So you're going to start at one edge of this, and peel like a banana. You can pull it away enough to see where the fasteners are and obviously exert more "peeling" up and away force there, and they all come out like dominoes. The fastener clips stay attached to the trim pieces in every step of this, never should they remain on the body.

If you happen to break a clip or two, they are $3-4 ea at the dealer, and it's really no big deal.

Second step, remove the side pillars, starting from the bottom and going up. I believe you only have to remove the passenger side pillar to do this mod, so let's stick with that for now. First part of this one, remove the hooks that hold one of the privacy partitions, just as explained below, then start pulling up the trim.


Then there are two bolts to remove here:


Then it's time for the last large trim piece, this is the most awkward feeling one to remove, you have to show it who's boss. The service manual recommends starting with the area by the tailgate catch, then moving out. I've started in random places too, and it works, but to be safe, start they way they recommend and peel this one back like a giant, flat, plasticy banana peel.




Now that they're all off, it'll be pretty obvious where the LED power splits off. There is a clip or two that holds the wire bundles into the tailgate. You have to pinch it out with needle nose and undo the electrical tape.

This is a little disorienting, but it's looking up at the inside of the passenger side of the tailgate. There is a white molex style connector that is connected together just outside an access hole that has the rest of the wire going inside the sheet metal to the LED bar, you can start to undo the electrical tape around this area and unclip the molex connector.



Now take a very tiny flat blade screw driver (it might take trying a couple sizes) and if you press it on the top of the molex terminals, the long silver pins, and pull one at a time while you're doing it, they slide right out.


Green/Grey is the hot wire for the LED strip and black is the ground, so we can follow this relatively simple diagram:






(it also comes with a diagram on how to do ALL the brake lights, you might be able to do it from back here since the tail light / brake light are different colored wires. . .PM me if you have questions)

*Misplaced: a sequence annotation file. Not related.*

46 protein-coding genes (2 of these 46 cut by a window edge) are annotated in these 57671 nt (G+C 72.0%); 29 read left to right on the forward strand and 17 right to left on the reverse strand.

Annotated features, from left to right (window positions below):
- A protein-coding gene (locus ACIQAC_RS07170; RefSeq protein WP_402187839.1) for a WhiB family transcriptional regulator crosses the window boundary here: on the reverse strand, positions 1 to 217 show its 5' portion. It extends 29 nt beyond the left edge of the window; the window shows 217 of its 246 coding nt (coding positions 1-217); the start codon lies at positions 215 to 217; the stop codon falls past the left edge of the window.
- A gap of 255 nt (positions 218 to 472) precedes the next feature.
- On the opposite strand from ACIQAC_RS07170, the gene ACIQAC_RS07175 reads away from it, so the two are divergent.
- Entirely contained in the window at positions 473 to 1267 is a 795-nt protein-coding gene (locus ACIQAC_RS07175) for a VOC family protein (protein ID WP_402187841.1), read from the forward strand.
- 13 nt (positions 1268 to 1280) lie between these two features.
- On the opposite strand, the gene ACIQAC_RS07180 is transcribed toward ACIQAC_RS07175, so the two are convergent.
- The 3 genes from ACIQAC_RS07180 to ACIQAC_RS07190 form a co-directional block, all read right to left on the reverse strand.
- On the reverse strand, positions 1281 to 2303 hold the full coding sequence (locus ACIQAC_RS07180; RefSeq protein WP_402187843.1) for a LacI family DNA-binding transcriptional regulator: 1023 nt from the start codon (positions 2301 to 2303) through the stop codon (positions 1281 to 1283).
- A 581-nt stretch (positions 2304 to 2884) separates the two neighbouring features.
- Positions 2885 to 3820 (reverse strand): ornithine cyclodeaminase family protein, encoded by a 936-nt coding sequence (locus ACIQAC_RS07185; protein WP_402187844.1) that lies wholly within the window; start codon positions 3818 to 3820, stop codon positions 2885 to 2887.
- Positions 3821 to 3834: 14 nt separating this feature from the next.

Here I am doing sort of a "mock up," flasher unit is just electrical taped to the sheet metal, I haven't put the molex connector back together, just using the plain terminals, and my scotch loks are connected, but not "loked." I'm not going to verbalize the wiring diagram, because it's easier to follow just drawn out above.

Test it here, and it should work great. It might flash at a weird rate or for a long or short amount of time, that's ok because now is when we're going to tune it in. You will need someone to help you and sit in the drivers seat and press the brake pedal. The two dials on the flasher unit let you set for any possible rate of flash, or duration of flash. I have a video at the bottom of what I went with, but you can adjust yours as you see fit.


Now I'm getting my install finalized, Cut my wires down to length, closed up my scotch loks, put the molex back together, test fit to make sure the panels were in the right places (try to mirror my flasher unit location, it works really well and gives you perfect clearance). I used VHB on the back of the flasher unit, along with some superglue (the painted but not finished metal is a hard place for it to get a perfect seal), press it in place for like 30 seconds and you're set. I put wire loom back where I could, and I used self-fusing electrical tape to make a nice looking bundle everywhere else.

Where the bundles cross in an "X" in the middle is the plastic wiring clip that secures them to the sheet metal, that we took out way earlier.

I also put some electrical tape over the little wheels on the flasher that adjusted the settings, just to keep em safe.